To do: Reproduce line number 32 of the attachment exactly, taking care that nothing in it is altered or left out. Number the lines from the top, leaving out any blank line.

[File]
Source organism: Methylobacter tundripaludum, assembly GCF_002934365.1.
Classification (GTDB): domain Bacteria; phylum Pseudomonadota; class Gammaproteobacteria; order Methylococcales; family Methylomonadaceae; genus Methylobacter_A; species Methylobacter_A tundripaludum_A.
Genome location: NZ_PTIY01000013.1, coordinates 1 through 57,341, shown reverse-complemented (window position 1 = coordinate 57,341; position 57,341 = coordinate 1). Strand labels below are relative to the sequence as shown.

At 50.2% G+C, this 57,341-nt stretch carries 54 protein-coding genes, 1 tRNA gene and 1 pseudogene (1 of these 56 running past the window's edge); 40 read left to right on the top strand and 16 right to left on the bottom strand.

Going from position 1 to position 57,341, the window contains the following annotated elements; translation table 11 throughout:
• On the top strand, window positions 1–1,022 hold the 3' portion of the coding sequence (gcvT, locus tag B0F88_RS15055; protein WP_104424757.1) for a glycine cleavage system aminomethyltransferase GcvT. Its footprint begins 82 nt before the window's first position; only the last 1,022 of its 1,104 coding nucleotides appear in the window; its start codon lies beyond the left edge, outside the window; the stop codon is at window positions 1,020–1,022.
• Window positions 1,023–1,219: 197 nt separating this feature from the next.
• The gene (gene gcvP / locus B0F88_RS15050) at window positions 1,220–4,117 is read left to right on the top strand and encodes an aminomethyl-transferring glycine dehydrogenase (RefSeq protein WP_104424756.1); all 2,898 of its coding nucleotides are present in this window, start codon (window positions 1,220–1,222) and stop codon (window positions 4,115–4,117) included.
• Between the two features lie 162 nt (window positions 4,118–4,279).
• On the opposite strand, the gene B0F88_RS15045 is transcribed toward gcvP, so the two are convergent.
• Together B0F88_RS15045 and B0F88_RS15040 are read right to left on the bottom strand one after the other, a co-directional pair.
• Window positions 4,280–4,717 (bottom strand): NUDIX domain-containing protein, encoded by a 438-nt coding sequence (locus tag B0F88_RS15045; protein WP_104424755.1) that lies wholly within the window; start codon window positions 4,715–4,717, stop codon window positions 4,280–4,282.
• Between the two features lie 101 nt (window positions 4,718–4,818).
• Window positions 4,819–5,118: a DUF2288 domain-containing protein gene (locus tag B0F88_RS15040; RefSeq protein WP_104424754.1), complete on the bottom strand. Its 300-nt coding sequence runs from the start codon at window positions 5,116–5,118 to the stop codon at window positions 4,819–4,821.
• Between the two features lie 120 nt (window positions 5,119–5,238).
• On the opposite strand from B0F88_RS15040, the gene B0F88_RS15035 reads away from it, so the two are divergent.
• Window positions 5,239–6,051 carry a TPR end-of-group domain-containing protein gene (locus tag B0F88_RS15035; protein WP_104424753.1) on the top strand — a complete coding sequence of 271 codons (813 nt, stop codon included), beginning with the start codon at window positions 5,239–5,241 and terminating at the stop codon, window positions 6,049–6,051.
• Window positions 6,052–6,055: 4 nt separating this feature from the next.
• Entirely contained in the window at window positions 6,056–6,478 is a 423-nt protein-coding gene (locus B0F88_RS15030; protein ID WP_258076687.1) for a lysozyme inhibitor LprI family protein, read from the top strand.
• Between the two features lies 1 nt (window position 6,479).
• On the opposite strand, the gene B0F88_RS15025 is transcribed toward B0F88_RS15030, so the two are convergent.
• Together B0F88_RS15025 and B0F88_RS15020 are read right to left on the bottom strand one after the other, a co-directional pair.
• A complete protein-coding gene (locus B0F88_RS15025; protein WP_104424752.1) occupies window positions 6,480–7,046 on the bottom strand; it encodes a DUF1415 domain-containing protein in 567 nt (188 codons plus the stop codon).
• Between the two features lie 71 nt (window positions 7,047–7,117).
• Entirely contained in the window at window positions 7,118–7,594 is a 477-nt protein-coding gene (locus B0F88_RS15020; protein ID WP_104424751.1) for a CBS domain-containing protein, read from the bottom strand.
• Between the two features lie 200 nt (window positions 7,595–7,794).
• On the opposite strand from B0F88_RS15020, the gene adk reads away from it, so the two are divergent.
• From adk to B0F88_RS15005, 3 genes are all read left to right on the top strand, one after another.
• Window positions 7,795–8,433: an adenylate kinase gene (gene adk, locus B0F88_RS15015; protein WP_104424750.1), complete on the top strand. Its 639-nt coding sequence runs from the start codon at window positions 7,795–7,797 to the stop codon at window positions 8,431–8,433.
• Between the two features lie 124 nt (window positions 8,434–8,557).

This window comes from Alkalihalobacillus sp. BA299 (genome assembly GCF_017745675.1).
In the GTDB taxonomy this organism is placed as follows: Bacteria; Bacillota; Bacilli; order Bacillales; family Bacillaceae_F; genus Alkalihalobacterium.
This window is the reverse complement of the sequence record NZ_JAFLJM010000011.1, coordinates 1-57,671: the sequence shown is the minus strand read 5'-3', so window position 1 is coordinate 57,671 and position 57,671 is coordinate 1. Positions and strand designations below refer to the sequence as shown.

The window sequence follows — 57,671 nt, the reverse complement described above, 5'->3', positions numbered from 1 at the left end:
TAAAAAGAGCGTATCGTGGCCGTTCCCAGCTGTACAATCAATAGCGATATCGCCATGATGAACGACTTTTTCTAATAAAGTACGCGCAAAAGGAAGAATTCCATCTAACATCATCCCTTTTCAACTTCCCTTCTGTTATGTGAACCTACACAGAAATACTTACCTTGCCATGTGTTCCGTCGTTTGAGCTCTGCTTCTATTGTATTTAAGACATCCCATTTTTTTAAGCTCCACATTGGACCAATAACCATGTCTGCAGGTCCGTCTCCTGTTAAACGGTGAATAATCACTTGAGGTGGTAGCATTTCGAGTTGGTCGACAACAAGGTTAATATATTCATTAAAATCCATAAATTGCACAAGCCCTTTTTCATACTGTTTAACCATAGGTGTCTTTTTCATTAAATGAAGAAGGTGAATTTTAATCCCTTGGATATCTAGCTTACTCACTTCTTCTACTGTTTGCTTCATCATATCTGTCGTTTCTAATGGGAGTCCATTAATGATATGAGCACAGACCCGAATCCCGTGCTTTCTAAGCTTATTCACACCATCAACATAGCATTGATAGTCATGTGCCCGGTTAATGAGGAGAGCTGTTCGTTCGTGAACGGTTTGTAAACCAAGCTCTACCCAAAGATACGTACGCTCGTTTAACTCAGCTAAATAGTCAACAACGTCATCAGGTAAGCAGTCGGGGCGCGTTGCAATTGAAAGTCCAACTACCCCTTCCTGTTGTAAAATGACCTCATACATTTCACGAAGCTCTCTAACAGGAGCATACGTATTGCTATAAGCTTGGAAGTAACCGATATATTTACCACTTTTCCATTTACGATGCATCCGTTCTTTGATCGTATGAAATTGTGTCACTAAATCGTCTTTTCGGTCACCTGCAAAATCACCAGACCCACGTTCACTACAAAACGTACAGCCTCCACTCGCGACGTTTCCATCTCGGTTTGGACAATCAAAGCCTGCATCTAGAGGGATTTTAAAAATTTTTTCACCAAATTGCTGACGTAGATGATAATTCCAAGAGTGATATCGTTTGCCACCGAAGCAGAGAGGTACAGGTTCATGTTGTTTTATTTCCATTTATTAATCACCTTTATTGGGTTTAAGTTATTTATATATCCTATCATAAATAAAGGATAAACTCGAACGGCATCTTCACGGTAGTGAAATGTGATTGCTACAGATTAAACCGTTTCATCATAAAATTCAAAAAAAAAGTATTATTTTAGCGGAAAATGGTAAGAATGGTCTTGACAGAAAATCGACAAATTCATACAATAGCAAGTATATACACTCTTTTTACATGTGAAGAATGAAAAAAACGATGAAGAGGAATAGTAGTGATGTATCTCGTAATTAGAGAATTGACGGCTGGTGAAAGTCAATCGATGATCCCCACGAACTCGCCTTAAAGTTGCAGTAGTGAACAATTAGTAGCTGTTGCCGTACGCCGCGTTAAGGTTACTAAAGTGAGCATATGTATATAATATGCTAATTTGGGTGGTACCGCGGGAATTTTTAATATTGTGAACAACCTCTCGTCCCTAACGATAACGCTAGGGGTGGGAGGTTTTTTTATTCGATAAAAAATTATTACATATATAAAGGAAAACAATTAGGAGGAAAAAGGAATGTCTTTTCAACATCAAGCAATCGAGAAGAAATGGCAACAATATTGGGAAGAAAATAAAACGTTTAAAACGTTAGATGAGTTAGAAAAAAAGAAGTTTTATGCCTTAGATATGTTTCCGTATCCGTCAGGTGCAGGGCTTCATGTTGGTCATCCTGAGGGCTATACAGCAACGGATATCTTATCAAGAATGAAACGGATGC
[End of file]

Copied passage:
In the GTDB taxonomy this organism is placed as follows: Bacteria; Bacillota; Bacilli; order Bacillales; family Bacillaceae_F; genus Alkalihalobacterium.